More importantly, she was seen as the popular Brady. Everyone loved Marcia (though Jan certainly disliked her on occasion).
Sometimes, though, that quest to remain popular, or to maintain the confidence that she was known for could get her into trouble.
Take the episode of the Brady Bunch where Marcia wins the role of Juliet in the school's performance of 'Romeo and Juliet'. She is determined to put everything she has into the play, not even being aware of the fact that her actions have alienated those close to her. The episode was called 'Juliet Is The Sun', and originally aired on October 29, 1971.
The reason why I wanted to feature this episode in particular is because it's one that illustrates my point beautifully about how sometimes the so-called popular people don't always have it easy. Marcia had some misgivings about playing the lead role in the play because she didn't think she was pretty enough to go on stage (a sign of low self-esteem), as well as the fact that she didn't think her acting skills were up to par (her doubting her own abilities).
You see? Anyone can fall victim to doubting themselves. Believe me, I have been where Marcia Brady was a number of times in my own lifetime thus far. I know exactly how she felt. I mean, Greg even said it best when he said that it was a shame that people couldn't see themselves the way other people did. I mean, people loved Marcia, and didn't see anything wrong with her. Marcia didn't see that in herself, and that conflict was the catalyst for what was to come.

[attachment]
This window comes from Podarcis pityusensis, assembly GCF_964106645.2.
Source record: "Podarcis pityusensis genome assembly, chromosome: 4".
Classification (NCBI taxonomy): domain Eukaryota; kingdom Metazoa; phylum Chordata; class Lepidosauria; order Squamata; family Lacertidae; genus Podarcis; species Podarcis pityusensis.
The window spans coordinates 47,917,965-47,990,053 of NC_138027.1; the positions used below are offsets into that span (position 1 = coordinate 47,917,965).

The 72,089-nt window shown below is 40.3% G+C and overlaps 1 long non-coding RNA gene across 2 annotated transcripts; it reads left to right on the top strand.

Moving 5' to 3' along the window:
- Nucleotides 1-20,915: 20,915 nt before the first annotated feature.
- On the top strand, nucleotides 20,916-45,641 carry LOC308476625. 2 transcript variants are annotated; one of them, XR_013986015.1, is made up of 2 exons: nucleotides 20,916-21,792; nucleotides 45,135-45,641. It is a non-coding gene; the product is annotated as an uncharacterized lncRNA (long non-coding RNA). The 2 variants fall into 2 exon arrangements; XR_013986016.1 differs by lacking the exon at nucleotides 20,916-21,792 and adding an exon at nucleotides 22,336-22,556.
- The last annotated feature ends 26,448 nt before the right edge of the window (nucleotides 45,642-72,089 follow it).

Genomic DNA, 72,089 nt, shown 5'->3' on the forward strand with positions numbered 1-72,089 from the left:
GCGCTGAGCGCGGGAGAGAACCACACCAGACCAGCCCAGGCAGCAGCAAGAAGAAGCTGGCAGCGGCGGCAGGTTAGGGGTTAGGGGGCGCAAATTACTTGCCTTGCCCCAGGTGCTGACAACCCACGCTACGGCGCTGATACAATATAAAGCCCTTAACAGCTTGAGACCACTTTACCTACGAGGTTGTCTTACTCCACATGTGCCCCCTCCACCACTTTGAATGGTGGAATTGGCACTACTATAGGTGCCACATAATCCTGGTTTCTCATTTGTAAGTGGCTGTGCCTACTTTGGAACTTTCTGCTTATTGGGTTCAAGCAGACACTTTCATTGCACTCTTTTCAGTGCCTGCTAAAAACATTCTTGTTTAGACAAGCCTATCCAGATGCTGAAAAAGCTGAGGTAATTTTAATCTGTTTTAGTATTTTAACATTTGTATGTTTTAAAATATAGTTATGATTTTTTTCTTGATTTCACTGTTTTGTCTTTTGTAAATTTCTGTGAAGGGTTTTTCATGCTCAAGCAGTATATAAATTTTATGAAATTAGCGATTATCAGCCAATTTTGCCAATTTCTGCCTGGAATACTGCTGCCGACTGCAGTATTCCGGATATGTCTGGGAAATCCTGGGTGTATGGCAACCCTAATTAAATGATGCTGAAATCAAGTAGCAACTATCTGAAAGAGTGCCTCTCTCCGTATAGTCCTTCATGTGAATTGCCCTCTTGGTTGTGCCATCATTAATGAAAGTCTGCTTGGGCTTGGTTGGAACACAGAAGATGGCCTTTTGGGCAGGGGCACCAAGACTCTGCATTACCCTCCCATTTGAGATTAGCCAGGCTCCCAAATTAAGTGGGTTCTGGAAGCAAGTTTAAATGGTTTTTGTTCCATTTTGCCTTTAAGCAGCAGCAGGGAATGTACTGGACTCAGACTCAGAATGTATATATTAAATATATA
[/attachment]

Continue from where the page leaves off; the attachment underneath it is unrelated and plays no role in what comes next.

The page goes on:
I can understand the rest of the Brady family wanting to cheer her up and give her enough self-confidence to believe that she can handle the role of Juliet. It was a noble gesture on their part, and I'm sure that their intentions were all well and good.
Alas, we all know by now that the road to hell is paved in good intentions, and Marcia Brady was well on the way down that road as her attitude and ego improved. Some would say that her head got a little bit too fat. She started to act snobbish towards those around her, got into fights with the other Brady children, and was incredibly rude to the boy who played Romeo. She changed the lines around, she hogged the bathroom to brush her hair, and she basically turned into a person that nobody wanted to be around.
You see, once Marcia got into the idea of starring in the play and realizing that it could make her the talk of the school, she let the excitement all go to her head, and her personality was affected negatively as a result.
In short, she was becoming anything but popular. In fact, it got to the point where her attitude got so terrible that people were getting very frustrated with her.
Marcia was so concerned with trying to control everything and everyone around her that she failed to see how much she herself had lost control. It ended up costing her the role of Juliet, and that was a really bitter pill for her to swallow. As Mrs. Brady told her, she had brought it all on herself.
I think there's something we can learn from that. It's okay to have dreams. It's okay to be involved in something that will get you noticed. It's even okay to want to have friendships and connections. But when that desire causes you to act in such a way that nobody recognizes you, it can be a big problem. In Marcia's case, it worked out for her, as she saw the error of her ways and took on a smaller role so she could still be in the play. Sometimes, the damage done can be so great, it's not always that easy to repair.